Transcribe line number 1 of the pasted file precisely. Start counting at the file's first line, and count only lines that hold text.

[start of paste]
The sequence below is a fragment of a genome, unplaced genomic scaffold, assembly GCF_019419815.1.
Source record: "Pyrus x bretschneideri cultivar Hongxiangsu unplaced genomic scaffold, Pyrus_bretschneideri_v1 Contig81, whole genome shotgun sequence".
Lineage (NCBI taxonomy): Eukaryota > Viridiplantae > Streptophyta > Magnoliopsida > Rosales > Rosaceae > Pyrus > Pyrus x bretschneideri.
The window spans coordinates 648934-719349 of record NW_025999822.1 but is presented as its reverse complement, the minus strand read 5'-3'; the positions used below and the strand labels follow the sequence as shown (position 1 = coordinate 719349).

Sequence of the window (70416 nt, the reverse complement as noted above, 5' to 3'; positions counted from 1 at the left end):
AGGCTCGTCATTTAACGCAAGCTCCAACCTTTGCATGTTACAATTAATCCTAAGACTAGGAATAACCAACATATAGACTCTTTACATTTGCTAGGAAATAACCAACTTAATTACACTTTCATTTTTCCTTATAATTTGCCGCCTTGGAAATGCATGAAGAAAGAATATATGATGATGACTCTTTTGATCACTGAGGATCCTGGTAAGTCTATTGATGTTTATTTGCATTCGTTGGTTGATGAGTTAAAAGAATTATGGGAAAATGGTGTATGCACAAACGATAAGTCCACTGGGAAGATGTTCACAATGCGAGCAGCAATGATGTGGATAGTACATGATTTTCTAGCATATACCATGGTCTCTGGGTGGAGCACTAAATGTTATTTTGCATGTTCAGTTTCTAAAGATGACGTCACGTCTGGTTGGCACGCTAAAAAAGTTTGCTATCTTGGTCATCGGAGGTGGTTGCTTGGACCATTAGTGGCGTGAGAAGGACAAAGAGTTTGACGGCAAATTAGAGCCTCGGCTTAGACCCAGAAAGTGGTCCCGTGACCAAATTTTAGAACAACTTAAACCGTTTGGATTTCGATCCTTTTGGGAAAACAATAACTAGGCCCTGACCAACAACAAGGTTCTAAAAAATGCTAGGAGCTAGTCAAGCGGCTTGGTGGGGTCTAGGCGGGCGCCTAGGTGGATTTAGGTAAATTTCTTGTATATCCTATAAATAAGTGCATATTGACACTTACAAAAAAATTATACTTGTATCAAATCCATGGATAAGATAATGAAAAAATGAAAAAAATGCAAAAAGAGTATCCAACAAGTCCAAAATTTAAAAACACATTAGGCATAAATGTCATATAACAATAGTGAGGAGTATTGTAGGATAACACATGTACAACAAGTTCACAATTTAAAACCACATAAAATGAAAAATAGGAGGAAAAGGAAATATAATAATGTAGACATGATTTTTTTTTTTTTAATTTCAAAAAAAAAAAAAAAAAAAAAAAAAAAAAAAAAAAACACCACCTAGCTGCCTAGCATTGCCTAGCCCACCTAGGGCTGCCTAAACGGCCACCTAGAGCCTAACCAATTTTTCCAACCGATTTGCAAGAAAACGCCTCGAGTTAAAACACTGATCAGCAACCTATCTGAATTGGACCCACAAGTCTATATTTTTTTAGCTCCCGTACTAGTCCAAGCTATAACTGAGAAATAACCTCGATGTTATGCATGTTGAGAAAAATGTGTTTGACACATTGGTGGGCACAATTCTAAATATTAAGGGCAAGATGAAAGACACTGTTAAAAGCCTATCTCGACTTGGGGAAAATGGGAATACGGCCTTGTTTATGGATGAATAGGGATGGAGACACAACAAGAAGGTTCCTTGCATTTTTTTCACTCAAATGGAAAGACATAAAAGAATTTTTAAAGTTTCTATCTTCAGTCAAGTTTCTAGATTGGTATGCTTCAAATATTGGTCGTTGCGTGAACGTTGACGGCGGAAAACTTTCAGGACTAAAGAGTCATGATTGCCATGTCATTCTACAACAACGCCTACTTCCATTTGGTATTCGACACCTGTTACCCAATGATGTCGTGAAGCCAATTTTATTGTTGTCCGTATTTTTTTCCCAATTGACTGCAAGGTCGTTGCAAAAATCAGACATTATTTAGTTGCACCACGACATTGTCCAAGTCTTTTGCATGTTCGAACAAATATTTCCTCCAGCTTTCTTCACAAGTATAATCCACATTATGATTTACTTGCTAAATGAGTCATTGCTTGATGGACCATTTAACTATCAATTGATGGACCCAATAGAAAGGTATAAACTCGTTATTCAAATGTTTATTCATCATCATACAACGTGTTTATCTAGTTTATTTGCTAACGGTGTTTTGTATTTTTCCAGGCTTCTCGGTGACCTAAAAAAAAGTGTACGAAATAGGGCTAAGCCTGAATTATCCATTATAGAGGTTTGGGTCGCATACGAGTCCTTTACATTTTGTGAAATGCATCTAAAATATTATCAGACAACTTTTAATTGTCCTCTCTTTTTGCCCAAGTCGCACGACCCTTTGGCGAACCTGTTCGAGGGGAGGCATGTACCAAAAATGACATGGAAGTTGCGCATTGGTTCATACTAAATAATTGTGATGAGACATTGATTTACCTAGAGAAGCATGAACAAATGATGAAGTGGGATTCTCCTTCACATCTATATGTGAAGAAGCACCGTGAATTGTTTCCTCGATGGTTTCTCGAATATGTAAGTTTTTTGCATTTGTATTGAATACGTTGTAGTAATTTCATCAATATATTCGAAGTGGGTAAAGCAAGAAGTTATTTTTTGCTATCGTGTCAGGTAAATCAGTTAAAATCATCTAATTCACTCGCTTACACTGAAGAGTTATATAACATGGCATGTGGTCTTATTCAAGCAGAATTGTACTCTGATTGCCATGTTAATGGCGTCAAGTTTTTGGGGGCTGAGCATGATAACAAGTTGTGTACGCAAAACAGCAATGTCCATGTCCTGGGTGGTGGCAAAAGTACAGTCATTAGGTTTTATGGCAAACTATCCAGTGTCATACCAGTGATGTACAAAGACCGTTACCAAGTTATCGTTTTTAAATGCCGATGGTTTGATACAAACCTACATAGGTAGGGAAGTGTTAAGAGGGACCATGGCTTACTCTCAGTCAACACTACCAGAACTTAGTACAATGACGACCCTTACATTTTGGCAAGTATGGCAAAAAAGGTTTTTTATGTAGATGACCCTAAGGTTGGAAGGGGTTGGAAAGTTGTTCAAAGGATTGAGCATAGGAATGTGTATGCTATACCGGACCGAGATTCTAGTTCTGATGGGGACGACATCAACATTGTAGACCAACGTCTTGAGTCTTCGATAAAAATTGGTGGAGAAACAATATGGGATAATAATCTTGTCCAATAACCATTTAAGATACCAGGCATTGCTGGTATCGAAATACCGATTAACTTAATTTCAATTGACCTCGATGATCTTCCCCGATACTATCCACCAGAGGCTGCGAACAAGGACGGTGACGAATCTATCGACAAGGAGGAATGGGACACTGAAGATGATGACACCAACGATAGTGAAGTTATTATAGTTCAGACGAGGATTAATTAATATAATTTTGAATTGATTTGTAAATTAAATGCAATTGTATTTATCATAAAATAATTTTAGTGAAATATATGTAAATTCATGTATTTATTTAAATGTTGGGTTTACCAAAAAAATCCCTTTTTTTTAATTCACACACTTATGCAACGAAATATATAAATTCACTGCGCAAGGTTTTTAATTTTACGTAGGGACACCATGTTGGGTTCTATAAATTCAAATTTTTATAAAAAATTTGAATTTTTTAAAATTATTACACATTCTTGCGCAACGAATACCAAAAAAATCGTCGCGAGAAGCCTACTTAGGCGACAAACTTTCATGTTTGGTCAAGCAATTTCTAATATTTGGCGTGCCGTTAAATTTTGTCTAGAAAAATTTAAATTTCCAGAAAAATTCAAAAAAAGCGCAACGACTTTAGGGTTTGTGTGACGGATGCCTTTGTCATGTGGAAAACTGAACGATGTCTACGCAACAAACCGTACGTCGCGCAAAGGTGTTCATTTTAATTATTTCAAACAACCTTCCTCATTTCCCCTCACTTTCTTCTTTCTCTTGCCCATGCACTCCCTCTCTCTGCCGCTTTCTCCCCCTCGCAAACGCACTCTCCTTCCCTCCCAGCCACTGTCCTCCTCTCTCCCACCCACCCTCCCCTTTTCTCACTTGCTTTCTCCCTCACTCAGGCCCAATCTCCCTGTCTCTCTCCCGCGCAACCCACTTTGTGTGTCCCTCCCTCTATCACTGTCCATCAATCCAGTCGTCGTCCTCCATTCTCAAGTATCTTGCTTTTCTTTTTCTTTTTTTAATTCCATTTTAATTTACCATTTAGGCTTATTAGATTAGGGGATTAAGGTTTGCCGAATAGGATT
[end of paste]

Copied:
The sequence below is a fragment of a genome, unplaced genomic scaffold, assembly GCF_019419815.1.